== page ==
Players like Balyo are pioneers in terms of innovation, using infrastructure-free navigation technology and combine all the advantages of the sector: standard and robust basic forklift trucks, global sales networks, and flexible cutting-edge technology. 

Manual and autonomous forklift truck manufacturers (OEM):

  • leaders in material handling

  • autonomous and standardized forklifts based on their manual product line

  • worldwide distribution and maintenance network

© 2021 Balyo, Inc.

Navigation technologies

The ability of robots to navigate around a complex and unreferenced space has been one of the major challenges in this sector. The demand for ever more flexibility, safety, accuracy, and simplicity has only increase during the pandemic. Clients want to install and redeploy robots at will, without calling on the services of the manufacturer. The maturity level of different available technology is starting to reach that objective as some infrastructure-free solutions are achieving the goal.


Infrastructure-free navigation technologies

Natural navigation is based on the laser recognition of a library of objects recorded in a database, known as “feature recognition.”  Similarly, geoguidance navigation is based on laser recognition (LIDAR) of all the elements of a client site (racks, machines, walls, columns, doors, etc.). Finally, there is camera navigation based on the recognition of recorded images of the client’s site.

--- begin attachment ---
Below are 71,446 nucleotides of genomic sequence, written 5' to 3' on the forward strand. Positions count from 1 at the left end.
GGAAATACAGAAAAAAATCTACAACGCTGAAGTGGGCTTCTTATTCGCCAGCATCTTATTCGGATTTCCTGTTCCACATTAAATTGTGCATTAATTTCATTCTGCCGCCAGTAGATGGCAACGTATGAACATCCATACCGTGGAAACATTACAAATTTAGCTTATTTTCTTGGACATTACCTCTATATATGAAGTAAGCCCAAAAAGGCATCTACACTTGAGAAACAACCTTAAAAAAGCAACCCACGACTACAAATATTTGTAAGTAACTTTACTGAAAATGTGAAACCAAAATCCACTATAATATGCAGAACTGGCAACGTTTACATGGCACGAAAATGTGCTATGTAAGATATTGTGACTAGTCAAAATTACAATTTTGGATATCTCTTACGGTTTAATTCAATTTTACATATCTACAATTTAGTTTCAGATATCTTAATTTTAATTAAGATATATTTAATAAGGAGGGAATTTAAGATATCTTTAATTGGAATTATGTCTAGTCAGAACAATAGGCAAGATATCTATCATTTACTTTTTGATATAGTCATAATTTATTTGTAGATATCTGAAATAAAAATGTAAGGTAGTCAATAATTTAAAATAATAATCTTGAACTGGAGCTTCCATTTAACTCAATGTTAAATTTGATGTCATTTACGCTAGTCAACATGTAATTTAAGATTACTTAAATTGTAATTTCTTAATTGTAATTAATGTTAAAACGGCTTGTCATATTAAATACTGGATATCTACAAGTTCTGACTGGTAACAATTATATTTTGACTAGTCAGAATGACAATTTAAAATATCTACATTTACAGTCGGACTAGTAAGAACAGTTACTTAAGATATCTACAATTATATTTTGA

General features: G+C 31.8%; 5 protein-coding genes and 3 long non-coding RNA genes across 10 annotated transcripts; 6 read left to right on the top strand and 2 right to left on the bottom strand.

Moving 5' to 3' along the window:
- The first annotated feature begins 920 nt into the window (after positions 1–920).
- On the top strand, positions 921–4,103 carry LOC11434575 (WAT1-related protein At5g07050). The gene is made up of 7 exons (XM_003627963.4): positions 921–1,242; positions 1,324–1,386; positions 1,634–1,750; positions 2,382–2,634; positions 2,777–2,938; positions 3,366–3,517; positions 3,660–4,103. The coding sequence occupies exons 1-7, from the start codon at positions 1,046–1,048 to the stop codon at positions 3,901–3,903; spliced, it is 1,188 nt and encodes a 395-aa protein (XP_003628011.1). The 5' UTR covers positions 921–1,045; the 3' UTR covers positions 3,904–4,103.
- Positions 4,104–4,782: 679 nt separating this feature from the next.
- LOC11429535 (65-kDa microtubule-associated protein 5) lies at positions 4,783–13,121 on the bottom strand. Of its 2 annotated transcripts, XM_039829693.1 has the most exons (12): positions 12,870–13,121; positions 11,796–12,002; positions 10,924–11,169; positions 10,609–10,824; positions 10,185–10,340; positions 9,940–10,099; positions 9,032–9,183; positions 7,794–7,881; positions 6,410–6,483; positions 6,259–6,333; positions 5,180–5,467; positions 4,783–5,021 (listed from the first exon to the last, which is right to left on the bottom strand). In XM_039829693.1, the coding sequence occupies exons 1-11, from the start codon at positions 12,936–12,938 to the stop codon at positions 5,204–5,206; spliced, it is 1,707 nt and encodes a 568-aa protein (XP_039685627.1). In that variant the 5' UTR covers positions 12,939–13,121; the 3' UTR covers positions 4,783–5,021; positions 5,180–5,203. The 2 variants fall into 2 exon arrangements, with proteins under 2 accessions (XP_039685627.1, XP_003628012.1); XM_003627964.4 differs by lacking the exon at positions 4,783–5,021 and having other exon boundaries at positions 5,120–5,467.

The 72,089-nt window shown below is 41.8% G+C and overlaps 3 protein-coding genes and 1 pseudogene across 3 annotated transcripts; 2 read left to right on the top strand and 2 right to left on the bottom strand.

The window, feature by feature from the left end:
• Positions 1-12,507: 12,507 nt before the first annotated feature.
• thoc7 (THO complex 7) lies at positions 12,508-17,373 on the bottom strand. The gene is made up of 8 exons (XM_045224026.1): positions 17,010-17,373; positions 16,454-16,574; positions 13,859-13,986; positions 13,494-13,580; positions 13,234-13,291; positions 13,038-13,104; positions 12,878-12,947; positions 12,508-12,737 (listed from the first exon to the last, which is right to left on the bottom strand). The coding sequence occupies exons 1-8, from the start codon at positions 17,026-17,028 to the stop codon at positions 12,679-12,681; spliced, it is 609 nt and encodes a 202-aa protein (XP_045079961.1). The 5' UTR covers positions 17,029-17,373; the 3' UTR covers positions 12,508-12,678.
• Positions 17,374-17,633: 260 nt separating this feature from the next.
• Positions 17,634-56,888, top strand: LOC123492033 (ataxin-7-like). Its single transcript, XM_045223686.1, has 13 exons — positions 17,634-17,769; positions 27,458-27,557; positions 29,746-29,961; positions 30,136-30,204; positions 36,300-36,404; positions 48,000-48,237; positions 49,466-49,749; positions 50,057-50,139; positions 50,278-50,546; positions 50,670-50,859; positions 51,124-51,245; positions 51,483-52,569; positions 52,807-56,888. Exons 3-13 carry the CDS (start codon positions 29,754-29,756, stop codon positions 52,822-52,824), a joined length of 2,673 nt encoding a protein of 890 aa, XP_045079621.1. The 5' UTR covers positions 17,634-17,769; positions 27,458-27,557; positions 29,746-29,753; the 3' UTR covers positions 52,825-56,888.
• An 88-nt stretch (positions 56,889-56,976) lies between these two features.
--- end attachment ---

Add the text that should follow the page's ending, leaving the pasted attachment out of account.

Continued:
Navigation systems that use infrastructure lack flexibility; any changes to the AGV or autonomous truck circuit will need full infrastructure redeployment. Inductive wires or magnetic bands are not particularly adapted to the repeated passage of manual or automatic forklifts and can deteriorate quickly.

© 2021 Balyo, Inc.

Horizontal or vertical usage

Horizontal or vertical usage is a vital consideration. The product type and its application make it possible to apply a first filter level, discover if the suppliers’ product lines meet current and future deployments.

Navigation, with or without infrastructure is another top line evaluation element.  Choosing the type of navigation most adapted to the frequency at sites cannot be ignored. More flexible, infrastructure-free navigation has a distinct advantage if infrastructure is repeatedly changing.

Service, local or global, must also be taken into the evaluation process. Selecting suppliers who offer services adapted to each business profile is critical. Global businesses requiring worldwide support often turn towards manual forklift suppliers who propose a standardized robotized solution.

Learn more in robotic project milestones in 90 seconds video



About John Hayes
John Hayes, Director of Sales for Balyo USA. Hayes is a widely-respected thought leader for the manufacturing, distribution, logistics, and materials handling industries. For more than twenty years Hayes has been evaluating, designing, developing, and implementing innovative technology solutions, with a particular focus in the AGV (automated guided vehicle) and AMR (automated mobile robots) space. Hayes is a Supply & Demand Chain Executive "Pros to Know" recipient.


The content & opinions in this article are the author’s and do not necessarily represent the views of RoboticsTomorrow